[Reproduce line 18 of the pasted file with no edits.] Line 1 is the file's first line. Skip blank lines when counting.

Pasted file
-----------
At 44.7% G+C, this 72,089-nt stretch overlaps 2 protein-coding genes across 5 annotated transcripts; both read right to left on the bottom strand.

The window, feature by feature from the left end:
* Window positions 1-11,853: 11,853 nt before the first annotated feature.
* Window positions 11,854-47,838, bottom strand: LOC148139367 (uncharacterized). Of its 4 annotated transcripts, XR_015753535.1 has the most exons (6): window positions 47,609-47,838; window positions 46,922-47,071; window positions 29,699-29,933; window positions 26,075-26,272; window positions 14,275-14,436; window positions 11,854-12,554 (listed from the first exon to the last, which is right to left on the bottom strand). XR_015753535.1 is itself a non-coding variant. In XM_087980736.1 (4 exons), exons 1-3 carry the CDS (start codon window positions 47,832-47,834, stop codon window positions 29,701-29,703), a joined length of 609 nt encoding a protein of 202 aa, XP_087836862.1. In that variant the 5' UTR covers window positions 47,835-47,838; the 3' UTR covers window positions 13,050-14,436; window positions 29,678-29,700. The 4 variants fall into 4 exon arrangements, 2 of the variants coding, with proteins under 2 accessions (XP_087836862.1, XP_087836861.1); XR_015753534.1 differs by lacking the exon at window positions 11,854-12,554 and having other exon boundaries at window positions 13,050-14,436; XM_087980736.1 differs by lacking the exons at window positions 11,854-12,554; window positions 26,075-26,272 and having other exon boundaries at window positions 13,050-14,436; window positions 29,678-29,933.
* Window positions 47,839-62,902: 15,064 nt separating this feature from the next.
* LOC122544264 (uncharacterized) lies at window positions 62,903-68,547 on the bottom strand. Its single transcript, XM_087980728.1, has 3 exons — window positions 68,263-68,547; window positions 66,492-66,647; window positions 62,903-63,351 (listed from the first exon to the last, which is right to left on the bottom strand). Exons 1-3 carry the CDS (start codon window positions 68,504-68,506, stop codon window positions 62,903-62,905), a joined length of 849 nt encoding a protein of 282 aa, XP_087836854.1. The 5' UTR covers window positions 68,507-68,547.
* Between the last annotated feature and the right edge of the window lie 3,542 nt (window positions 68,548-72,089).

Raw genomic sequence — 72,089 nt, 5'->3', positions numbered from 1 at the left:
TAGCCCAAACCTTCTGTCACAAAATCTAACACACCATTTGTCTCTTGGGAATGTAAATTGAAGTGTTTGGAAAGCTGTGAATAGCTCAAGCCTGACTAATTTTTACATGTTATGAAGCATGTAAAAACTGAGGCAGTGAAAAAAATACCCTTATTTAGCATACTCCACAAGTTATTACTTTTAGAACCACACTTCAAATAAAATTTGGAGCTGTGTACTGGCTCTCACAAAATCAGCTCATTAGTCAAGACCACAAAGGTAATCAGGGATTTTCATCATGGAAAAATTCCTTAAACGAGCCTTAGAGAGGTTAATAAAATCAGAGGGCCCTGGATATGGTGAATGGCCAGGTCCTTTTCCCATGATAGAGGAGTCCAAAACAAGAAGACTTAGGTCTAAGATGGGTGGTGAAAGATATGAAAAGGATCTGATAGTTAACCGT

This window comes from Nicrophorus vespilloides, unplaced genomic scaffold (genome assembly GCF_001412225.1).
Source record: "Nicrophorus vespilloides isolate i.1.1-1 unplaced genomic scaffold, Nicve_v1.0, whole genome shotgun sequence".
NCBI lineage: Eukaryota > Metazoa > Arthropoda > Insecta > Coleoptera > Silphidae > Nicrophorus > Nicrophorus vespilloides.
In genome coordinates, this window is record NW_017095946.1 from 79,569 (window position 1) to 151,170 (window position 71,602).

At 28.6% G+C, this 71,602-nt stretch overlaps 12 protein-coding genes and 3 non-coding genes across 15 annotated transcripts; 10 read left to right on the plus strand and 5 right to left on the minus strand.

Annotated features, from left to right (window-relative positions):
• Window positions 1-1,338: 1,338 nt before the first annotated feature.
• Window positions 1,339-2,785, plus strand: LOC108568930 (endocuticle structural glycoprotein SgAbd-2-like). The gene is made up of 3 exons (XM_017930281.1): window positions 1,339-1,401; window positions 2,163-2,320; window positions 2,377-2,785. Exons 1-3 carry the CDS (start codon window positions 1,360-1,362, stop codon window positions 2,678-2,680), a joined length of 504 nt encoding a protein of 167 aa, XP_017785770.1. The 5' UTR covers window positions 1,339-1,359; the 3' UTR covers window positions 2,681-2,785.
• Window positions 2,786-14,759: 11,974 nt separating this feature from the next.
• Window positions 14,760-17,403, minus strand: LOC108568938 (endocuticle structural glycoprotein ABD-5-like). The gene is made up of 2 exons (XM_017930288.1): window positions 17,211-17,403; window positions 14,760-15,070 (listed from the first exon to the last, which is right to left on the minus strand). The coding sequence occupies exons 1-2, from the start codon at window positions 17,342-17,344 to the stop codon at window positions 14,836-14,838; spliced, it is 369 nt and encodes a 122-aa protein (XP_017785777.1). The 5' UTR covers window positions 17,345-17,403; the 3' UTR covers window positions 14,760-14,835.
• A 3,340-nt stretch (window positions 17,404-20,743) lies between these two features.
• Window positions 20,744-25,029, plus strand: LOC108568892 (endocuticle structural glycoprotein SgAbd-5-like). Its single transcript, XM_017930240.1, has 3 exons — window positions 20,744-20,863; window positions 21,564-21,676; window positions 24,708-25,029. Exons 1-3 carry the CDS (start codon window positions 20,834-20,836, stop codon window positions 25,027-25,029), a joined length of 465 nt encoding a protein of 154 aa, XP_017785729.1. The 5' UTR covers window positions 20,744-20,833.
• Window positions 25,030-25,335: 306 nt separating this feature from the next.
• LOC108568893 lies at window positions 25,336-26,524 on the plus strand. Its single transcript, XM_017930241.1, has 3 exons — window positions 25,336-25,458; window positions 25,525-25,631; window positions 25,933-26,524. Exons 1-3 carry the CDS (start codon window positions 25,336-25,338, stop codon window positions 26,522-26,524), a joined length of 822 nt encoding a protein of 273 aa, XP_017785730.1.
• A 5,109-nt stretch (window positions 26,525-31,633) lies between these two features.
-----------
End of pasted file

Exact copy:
• Window positions 2,786-14,759: 11,974 nt separating this feature from the next.